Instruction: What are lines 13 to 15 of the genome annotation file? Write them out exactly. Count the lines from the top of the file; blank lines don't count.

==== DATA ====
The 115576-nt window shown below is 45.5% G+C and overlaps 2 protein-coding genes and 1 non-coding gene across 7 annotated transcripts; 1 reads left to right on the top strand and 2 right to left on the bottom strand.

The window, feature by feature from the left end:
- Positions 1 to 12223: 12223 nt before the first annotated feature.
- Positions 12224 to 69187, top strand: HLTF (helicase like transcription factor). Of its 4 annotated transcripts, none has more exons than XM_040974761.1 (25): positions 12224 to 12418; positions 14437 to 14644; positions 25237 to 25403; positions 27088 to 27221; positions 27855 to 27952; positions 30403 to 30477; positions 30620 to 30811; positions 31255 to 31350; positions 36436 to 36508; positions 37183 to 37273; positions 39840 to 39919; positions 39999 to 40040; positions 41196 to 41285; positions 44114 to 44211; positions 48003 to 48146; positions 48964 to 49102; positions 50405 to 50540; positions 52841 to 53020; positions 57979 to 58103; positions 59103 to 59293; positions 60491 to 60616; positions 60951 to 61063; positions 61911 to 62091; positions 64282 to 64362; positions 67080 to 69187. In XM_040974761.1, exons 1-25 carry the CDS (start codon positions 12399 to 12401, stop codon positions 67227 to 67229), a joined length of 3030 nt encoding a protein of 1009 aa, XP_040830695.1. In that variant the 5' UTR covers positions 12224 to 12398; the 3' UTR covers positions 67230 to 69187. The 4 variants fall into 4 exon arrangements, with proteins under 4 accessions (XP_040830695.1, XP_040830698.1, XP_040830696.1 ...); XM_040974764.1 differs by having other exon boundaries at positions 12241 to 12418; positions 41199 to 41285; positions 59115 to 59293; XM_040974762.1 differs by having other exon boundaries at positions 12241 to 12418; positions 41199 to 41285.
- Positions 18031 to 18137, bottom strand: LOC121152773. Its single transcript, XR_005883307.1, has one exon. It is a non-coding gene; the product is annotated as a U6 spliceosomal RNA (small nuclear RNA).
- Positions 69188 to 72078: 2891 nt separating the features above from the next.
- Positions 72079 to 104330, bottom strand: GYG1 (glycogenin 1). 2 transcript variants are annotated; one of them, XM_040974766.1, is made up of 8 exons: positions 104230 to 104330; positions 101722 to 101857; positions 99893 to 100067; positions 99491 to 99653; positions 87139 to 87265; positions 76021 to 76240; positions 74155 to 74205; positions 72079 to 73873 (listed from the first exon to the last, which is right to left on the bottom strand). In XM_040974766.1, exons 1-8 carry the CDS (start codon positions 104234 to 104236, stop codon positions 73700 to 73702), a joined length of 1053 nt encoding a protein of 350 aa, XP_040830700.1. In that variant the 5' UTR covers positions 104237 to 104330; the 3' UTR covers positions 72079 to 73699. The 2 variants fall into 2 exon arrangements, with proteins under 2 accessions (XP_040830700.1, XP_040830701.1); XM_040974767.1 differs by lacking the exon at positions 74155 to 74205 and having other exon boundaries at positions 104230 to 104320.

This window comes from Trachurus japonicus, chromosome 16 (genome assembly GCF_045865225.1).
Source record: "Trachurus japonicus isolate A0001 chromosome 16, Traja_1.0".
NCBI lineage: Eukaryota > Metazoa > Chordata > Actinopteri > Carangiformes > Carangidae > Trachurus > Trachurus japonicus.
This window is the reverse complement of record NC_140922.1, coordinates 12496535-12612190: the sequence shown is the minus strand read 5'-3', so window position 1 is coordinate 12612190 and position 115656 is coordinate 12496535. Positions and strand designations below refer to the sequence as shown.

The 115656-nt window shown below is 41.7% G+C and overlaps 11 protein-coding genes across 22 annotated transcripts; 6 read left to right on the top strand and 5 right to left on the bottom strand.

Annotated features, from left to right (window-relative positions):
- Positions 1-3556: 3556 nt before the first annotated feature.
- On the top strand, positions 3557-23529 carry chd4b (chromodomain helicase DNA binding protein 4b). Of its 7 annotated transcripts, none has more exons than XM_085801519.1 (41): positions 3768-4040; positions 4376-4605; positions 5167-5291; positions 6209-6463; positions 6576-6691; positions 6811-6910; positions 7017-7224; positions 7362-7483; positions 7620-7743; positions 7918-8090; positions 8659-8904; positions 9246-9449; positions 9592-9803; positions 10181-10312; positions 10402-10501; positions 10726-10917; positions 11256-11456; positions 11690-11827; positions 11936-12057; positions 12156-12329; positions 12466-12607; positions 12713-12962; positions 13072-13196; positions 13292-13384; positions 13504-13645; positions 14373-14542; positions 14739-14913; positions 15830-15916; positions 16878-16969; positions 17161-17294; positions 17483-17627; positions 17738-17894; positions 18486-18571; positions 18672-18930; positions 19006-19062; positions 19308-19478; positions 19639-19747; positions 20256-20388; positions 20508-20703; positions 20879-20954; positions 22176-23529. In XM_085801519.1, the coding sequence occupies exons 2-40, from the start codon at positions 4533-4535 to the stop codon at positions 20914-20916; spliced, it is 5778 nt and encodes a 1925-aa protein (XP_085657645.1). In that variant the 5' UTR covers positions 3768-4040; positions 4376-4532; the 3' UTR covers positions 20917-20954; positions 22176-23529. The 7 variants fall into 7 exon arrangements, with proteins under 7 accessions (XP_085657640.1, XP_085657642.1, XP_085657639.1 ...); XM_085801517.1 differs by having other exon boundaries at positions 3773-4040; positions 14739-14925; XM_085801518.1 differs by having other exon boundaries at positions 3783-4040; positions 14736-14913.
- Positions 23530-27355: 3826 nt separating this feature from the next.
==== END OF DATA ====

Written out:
Annotated features, from left to right (window-relative positions):
- Positions 1-3556: 3556 nt before the first annotated feature.
- On the top strand, positions 3557-23529 carry chd4b (chromodomain helicase DNA binding protein 4b). Of its 7 annotated transcripts, none has more exons than XM_085801519.1 (41): positions 3768-4040; positions 4376-4605; positions 5167-5291; positions 6209-6463; positions 6576-6691; positions 6811-6910; positions 7017-7224; positions 7362-7483; positions 7620-7743; positions 7918-8090; positions 8659-8904; positions 9246-9449; positions 9592-9803; positions 10181-10312; positions 10402-10501; positions 10726-10917; positions 11256-11456; positions 11690-11827; positions 11936-12057; positions 12156-12329; positions 12466-12607; positions 12713-12962; positions 13072-13196; positions 13292-13384; positions 13504-13645; positions 14373-14542; positions 14739-14913; positions 15830-15916; positions 16878-16969; positions 17161-17294; positions 17483-17627; positions 17738-17894; positions 18486-18571; positions 18672-18930; positions 19006-19062; positions 19308-19478; positions 19639-19747; positions 20256-20388; positions 20508-20703; positions 20879-20954; positions 22176-23529. In XM_085801519.1, the coding sequence occupies exons 2-40, from the start codon at positions 4533-4535 to the stop codon at positions 20914-20916; spliced, it is 5778 nt and encodes a 1925-aa protein (XP_085657645.1). In that variant the 5' UTR covers positions 3768-4040; positions 4376-4532; the 3' UTR covers positions 20917-20954; positions 22176-23529. The 7 variants fall into 7 exon arrangements, with proteins under 7 accessions (XP_085657640.1, XP_085657642.1, XP_085657639.1 ...); XM_085801517.1 differs by having other exon boundaries at positions 3773-4040; positions 14739-14925; XM_085801518.1 differs by having other exon boundaries at positions 3783-4040; positions 14736-14913.